The Football Association will today receive an appeal from Manchester United over Wayne Rooney's dismissal in the Amsterdam Tournament - and they should prepare for more after the England striker insisted he was powerless to change a reputation that, in the eyes of Sir Alex Ferguson, has made him a marked man at the age of 20.
Rooney has been sent off three times in11 months, the latest 34 days after his World Cup expulsion in a friendly against Porto that may yield a three-match ban from the Premiership. Confirming that he views himself more as sinned against than sinner, and echoing the thoughts of Ferguson, the £27m forward yesterday blamed attention-seeking, Continental referees for his poor record.
"I don't think there is much I can do. I play football the way I see it, " said Rooney, who was joined at Old Trafford last night by the £2.5m goalkeeper Tomasz Kuszczak from West Bromwich. "I think referees are trying to grab the headlines too much instead of refereeing the game. In the Premier League the referees let it go a bit but the foreign refs slow it down and are quick with the cards. That is the way the game has gone and sometimes the players have to take the consequences."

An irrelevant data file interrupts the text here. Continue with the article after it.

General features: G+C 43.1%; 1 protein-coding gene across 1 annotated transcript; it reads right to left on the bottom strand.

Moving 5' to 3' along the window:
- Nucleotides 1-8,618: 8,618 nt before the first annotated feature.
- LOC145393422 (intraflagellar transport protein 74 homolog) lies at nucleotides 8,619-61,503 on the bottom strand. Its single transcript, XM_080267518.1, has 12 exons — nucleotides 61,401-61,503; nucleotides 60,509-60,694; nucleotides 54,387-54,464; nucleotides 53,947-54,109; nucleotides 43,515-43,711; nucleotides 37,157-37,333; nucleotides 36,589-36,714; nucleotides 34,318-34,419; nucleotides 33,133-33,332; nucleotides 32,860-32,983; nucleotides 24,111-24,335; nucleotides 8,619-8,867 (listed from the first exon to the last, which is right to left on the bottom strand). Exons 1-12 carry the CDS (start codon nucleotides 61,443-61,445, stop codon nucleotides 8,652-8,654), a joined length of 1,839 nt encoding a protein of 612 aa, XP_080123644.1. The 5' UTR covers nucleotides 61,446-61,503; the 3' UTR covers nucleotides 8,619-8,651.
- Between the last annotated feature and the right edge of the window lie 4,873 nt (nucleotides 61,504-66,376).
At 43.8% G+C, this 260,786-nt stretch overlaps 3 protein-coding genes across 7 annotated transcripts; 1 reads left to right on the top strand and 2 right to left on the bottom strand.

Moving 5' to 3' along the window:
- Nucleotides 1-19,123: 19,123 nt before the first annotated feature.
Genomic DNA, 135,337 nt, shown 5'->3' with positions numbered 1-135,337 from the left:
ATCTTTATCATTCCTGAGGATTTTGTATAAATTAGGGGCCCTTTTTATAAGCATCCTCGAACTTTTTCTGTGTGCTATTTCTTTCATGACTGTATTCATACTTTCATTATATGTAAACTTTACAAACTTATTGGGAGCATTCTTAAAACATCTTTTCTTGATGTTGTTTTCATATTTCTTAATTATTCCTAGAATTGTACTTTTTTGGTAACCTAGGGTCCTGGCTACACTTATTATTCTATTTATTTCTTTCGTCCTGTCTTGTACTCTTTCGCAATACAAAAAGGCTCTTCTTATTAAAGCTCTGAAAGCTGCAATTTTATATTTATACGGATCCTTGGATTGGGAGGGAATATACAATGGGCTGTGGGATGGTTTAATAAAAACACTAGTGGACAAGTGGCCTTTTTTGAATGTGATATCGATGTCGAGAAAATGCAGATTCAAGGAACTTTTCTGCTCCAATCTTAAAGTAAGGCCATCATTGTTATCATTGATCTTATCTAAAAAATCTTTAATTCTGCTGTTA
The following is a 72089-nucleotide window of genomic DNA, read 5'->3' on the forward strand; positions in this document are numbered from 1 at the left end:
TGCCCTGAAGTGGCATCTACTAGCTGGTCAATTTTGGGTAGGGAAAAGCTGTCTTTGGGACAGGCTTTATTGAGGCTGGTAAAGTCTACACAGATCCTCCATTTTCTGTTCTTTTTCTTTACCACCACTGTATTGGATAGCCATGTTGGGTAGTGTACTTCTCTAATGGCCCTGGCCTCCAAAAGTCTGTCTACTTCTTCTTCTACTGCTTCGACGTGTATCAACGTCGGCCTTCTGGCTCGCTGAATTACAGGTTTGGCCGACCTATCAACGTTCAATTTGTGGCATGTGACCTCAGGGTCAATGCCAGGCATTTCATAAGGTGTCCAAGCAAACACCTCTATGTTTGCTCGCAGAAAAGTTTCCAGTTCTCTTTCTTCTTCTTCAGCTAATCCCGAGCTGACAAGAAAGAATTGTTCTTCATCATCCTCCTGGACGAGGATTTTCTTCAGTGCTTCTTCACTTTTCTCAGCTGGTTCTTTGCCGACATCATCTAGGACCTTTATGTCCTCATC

Rooney was equally robust about United's Premiership credentials this season, which he believes must deliver a first title in four years to Old Trafford to stem the flow of power from Manchester to Stamford Bridge.
"Manchester United are one of the biggest clubs in the world and to go three or four seasons without winning the League is not good enough," he said. "We have to win it this year. It will be very frustrating if we don't win the League, especially if Chelsea win it again."
Speaking at the launch of his autobiography, My Story So Far, Rooney dispelled suggestions of ill-feeling between himself and his United team-mate Cristiano Ronaldo over the Portuguese winger's reaction to his stamp on Ricardo Carvalho in the World Cup quarter-final.
"If England don't do well in a major tournament people look for a scapegoat and unfortunately a lot of people have turned on Cristiano," he said. "I spoke to Cristiano the night of the game and there were no problems. I am not going to lie - I was disappointed with his involvement and the decision to send me off but that's in the past. I like Cristiano, we are friends off the pitch, and that night we were opponents. I spoke to him about the wink and I know it had nothing to do with me being sent off."
United succeeded last night at the third attempt in signing Kuszczak, the Polish international goalkeeper who Ferguson has identified as a potential successor to Edwin van der Sar. The 24-year-old will cost £2.5m, a deal that involves United's former England Under-18 goalkeeper, Luke Steele, and reserve team centre-half Paul McShane moving in the opposite direction. United were also last night linked with a move for the Bayern Munich and England midfielder Owen Hargreaves.Reuse content